Mothers who turn to surrogacy to support their families face ostracism, study shows

BMJ 2014; 348 doi: (Published 12 May 2014) Cite this as: BMJ 2014;348:g3257
  1. Sanjeet Bagcchi
  1. 1Kolkata, India

Surrogate mothers face extensive social humiliation in India, a new study has found.1

Published in the May 2014 issue of the journal Affilia, the study led by Sharvari Karandikar of the Ohio State University in the United States has pointed out that surrogate mothers in India face stigma from extended family and community that forces them to leave their homes and relocate after surrogacy.

Karandikar and colleagues did a qualitative study—by conducting in-depth interviews with 15 surrogate mothers from the Gujarat state of India. All 15 women who participated were married and had had at least one biological child before becoming a surrogate mother.

The researchers noted that women were referred for surrogacy in clinics by agents hired by their doctor, or by husbands and close relatives. Most of the women were from very low socioeconomic backgrounds and had little to no formal education.

The husbands of the women had insufficient earnings to support the family, and they saw surrogacy as a way to alleviate poverty. “Of the 15 participants, 10 mentioned that their husbands were unemployed and they had no other choice but to become surrogates,” the study pointed out.

The parents who required the surrogacy service were from the United States, Japan, Canada, Australia, England, India, and Madagascar, according to the study. The women reported that they earned about $3000–$5000 (Rs180 000-Rs300 000; £1800-£3000; €2200- €3631) for successfully delivering a surrogate baby. However, the compensation for carrying twins was higher—between $4000 and $6000.

Karandikar and colleagues noted that although family members’ reactions to surrogacy varied from negative to relatively supportive, the reactions of community members were always negative.

As pointed out in the study, “Surrogate mothers were typically stigmatized if community members became aware of the surrogacy. This resulted in ostracism and one participant was even forced to move away from her village.” The study also added: “Surrogate mothers employed various strategies to avoid stigma and ostracism. These included living in the surrogacy hostel while engaging in false claims of alternative employment or even lying about the result of the pregnancy.”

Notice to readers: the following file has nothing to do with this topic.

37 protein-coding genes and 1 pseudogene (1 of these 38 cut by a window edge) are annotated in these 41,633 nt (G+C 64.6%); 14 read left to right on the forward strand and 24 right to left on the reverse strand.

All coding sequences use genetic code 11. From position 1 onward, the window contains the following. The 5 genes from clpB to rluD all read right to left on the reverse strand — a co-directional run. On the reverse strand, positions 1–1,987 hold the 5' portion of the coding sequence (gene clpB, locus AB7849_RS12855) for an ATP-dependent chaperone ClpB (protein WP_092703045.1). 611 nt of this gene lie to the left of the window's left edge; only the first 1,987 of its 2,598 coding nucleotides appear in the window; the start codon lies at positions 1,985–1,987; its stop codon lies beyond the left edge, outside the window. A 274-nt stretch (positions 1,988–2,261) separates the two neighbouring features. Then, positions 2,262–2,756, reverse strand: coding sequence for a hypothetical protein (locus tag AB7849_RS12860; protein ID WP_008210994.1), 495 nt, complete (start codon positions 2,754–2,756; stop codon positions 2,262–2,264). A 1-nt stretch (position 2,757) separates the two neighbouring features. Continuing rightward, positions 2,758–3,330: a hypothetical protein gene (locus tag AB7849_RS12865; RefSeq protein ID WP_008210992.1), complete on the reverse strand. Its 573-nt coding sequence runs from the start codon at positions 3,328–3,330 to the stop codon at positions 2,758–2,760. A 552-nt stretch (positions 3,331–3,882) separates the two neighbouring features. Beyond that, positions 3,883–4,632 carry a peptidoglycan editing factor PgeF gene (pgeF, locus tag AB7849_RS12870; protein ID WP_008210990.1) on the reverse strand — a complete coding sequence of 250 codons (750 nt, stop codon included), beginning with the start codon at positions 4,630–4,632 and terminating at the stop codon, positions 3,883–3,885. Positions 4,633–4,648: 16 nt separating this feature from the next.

“I had to stay in surrogacy home because people in [the] village would ask about how I got pregnant, especially with no husband,” said one of the participants (a widow).

Karandikar told The BMJ that surrogate mothers in India faced social humiliation because people were unaware and uneducated about the medical aspect of surrogacy. She added: “Getting pregnant in India has social implications. Families are involved with pregnancy. It’s difficult to hide it and surrogate mothers tend to stay in hostels to hide their pregnancy.”

According to Karandikar, surrogacy in India is carried out mostly for foreign couples, but the demand is also there for Indian couples. She said: “Basically [it’s] an expensive process and only the rich have access to it. It is not common, but it’s prevalent among some women who are in need of money and get connected with the clinics.”

Public health experts in India have shown concerns regarding the ethical issues related to surrogacy. Indira Chakravarthi, an independent public health researcher and fellow at the Nehru Memorial Museum and Library in New Delhi, said, “The Indian government needs to take note of such issues while drawing up regulations, and should not allow exploitation of poor women here in the name of medical tourism and economic growth of the healthcare industry.”


Cite this as: BMJ 2014;348:g3257


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